The world's leading industrial nations have been holding talks about how to tackle high-tech crime. The G8 nations (the UK, US, Canada, Germany, Italy, France, Japan and Russia) exchanged ideas about how to cut the amount of crime perpetrated online in a series of workshops.
Attendees at the G8 government/private sector high-level meeting on high-tech crime discussed a range of issues relating to data ownership and retention and online security.
However, as PC Advisor’s coverage of EU internet-related law has shown, the idea of monitoring online activities has not met with universal approval. Last week’s confirmation by the EU of the existence of the Echelon international surveillance network was also greeted with suspicion.
Commentators are particularly concerned about compromises in individual users’ privacy resulting from measures aimed at preventing so-called cybercrime. Ownership of data is another major concern.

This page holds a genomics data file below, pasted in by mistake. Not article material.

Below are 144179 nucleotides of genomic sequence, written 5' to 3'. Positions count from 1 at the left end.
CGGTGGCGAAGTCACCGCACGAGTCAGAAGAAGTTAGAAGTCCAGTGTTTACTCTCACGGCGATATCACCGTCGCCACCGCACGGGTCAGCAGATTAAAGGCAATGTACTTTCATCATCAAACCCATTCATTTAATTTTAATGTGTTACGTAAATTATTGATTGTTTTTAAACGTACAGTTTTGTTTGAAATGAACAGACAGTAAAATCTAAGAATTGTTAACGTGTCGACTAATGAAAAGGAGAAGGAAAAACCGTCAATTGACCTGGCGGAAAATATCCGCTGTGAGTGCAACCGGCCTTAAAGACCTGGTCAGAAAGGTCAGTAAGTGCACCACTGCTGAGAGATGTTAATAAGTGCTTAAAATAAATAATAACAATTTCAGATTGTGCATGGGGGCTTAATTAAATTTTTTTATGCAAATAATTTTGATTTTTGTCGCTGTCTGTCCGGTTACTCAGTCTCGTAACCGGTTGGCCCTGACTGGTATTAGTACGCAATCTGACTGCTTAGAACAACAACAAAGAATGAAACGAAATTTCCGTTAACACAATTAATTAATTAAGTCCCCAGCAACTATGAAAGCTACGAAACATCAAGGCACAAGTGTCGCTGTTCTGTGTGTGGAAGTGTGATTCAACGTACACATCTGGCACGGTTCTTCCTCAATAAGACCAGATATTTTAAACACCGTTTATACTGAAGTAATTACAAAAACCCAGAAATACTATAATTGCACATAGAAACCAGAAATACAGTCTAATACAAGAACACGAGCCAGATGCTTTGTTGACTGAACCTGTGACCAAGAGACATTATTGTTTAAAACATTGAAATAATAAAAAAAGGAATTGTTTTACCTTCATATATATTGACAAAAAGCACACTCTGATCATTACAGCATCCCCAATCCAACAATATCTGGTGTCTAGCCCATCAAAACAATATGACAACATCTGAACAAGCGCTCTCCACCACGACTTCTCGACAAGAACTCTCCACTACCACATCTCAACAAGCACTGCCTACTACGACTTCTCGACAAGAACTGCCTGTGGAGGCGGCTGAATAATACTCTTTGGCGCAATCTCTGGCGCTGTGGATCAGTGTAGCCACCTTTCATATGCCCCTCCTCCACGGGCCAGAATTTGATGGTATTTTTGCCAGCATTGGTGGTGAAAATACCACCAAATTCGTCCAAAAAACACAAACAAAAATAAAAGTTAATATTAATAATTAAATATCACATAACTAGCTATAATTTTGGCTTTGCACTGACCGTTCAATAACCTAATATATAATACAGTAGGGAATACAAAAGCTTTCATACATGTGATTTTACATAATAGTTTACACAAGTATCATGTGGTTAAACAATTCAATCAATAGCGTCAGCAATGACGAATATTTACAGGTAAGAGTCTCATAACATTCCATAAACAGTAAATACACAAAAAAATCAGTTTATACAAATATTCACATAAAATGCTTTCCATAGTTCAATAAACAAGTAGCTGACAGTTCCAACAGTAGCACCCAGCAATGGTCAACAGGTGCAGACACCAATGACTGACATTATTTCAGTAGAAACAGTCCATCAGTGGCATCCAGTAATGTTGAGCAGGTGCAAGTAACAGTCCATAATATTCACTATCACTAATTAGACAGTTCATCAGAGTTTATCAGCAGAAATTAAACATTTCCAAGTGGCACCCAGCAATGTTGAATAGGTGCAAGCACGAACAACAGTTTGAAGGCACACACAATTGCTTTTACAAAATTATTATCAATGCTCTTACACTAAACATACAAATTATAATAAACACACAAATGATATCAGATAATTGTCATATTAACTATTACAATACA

Keeping internet traffic- and subscriber-related data under force of law may well help trace criminals and terrorists on the internet. But each country should be careful when deciding upon legislation, said Toru Maruhashi, a lawyer and the general manager of the legal department at Nifty, a major Japanese ISP. "It needs to [respect] human rights and privacy and should not be done just because it can control the crime."
The distribution of illegal content, such as child pornography, on the internet was another hot topic at the G8 meeting. Such distribution can be stopped only at the end-user level, said Jean-Christophe Le Toquin of the French Internet Access and Service Providers' Association.
Ideas discussed during the meeting will form the basis of domestic solutions, Le Toquin said.
Tighter e-commerce security to stamp out online credit card fraud and the creation of a G8 website telling users how to conduct safer transactions were recommended, said Michael Rotert of the Electronic Commerce Forum, who set up the related workshop.
High-tech crime issues were discussed at the G8 conference in Paris in May last year and were continued in Berlin in October.